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Archive for the ‘Australian Adventures’ Category

We just finished our recent holiday. We had a really great time. We stayed in a cabin by the Murray River in Moama. It was a really lovely experience to stay by the river and right next to Horseshoe Lagoon. We woke up this morning and had the privilege of seeing a couple of kookaburras perched in a branch right in front of our front door.

Aiden loves kookaburras and we took a couple of videos. This is a video that Aiden (8 years old) shot, edited and uploaded to YouTube. Enjoy.

I also took a short video and took a couple of photos. The video is a little short as the battery ran out on my camera. Aiden enthusiastically edited together a couple of my photos and the video in this great little video.

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Recently we visited Echuca in northern Victoria on holidays. We had a really great time. We stayed right by the river in Moama. The highlight of our time was undoubtedly a ride on the Paddle-steamer “Emmylou”. I’ll recount the story as I recorded in my journal…


Thursday 9th July 2015

We got up and got going. We had breakfast and headed off at 9:15am.

We walked off to the bridge over the Murray and to the Echuca Port. It was quite a cold day and we arrived just before 10am. We were hoping to go on a paddle-steamer ride. We were wanting to go on the Canberra, but it wasn’t running until 11:30am so the woman put us on the EmmyLou. The Emmylou ran at 10am and was normally more expensive but she charged the same price as the Canberra (a saving of some $30 or so). The EmmyLou was regarded as “the prettiest” paddlesteamer on the Murray, so it was a bit of a bonus.

We raced down to the paddlesteamer. We were the last aboard and they cast off straight away. We then had a paddlesteamer ride on the Emmylou.

It was a fantastic experience. We went up to the top deck and watched. We went down the river and past the Echuca Port and the other paddlesteamers. We went under the bridge and along the wide expanse of water.

We saw our cabin [where we were staying] from the paddlesteamer. We even got to go up to the drivers cabin where we saw the big steering wheel. The kids really enjoyed going up.

The ride was going by quickly, we turned around. I went downstairs with Aoife and we saw the steam engine and the paddle wheels. We enjoyed sitting watching the water under the boat and watching the scenery pass by. It was a really pleasant experience.

We soon returned to the port and we’d had a great time. Even Aiden who was convinced he would be bored, had a really great time.

Emmylou Family in front of the Emmylou IMG_8522 IMG_8520 IMG_8518 IMG_8497 IMG_8495

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Our family is on holidays. We’ve had a great trip so far, visiting the snow and presently we’re seeing¬†family in Geurie (near Dubbo). Di and I managed to get away for a couple of nights without kids across to Gulgong (about an hours drive away). Gulgong is a very historic and interesting little town. It features a lot of 19th century buildings and a Henry Lawson museum. We visited the chief attraction in the town – the Gulgong Pioneers Museum.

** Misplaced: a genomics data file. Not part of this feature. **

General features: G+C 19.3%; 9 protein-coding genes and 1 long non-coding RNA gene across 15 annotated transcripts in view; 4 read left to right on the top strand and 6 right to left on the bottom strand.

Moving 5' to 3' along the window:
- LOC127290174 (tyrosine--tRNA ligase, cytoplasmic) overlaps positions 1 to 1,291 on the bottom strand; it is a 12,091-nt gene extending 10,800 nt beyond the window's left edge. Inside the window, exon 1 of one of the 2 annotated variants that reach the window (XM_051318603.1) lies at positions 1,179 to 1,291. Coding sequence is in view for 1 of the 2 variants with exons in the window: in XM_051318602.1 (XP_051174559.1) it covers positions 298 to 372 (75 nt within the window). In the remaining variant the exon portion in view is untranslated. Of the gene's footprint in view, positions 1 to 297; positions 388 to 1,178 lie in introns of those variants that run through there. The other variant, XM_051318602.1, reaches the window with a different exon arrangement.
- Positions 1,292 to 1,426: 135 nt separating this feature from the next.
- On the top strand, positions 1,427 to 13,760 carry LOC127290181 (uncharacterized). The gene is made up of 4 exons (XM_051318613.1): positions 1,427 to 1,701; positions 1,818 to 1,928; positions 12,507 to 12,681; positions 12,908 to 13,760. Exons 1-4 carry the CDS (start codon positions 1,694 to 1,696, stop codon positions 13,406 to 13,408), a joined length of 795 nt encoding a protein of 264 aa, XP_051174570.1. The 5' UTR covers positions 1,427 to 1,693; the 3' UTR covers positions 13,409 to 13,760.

It was an interesting experience. I thought it would be worth sharing our reflections on the place. I thought one of the ways I could do that was through my journal. It was certainly a memorable experience. So here it goes…

Thursday 2nd July 2015 (4226 days married)

We had a slow morning. We set off to the Gulgong Pioneers Museum. It was one of the main “attractions” of Gulgong.

So we went down and spent two hours wandering around the masses of stuff. There were some genuinely interesting and potentially valuable things there but there was also just junk.

There were broken old radios and gramophones and old video recorders and projectors from the 1970’s and 1980’s including a Commodore 64 – not quite sure how that fitted into a ‘Pioneers’ museum.

There was a bowls trophy from 1982/83. There was a ‘Royals’ section which included pictures of Charles and Diana and a book of their royal tour of 1983 and a picture cut from the Woman’s Weekly of Kate Middleton and Prince William. This was in the same room as a chair that belonged to Sir Henry Parkes – something of real historical value.

There were other things of little value, an Esky that my parents owned, a bicentennial coin but the thing that took the cake was a bum bag from the Sydney Olympics! I got the feeling that some people were doing a clear-out of their homes and just put whatever old junk they had in the museum.

The museum had no real narrative or story and assumed that history was just putting lots of old things in a room. There was one room full of old pictures of people – but we had no idea who they were. There were scores of these portraits but they were included in the museum presumably because they were old.

There were a couple of highlights, a bunch of old photographs of the town of Gulgong in the 1870’s. They were fascinating.

I also enjoyed looking at a Cobb & Co stagecoach – it was quite impressive.

There was also a WWII section with a really interesting page from the paper in 1939 [when war was declared], yet it was spoiled because someone had stuck a sticker explaining what it was onto the newspaper itself!!!

Anyway, it was an interesting 2 hours as we looked around. There was a lot of stuff there. Our comment on the visitors book was ‘extensive’.

We then left and walked down the main street of Gulgong.


So there were my reflections. It pretty much summed up the museum. I’d recommend it to anyone going through Gulgong, but be prepared for something a bit more than a ‘Pioneers’ museum.

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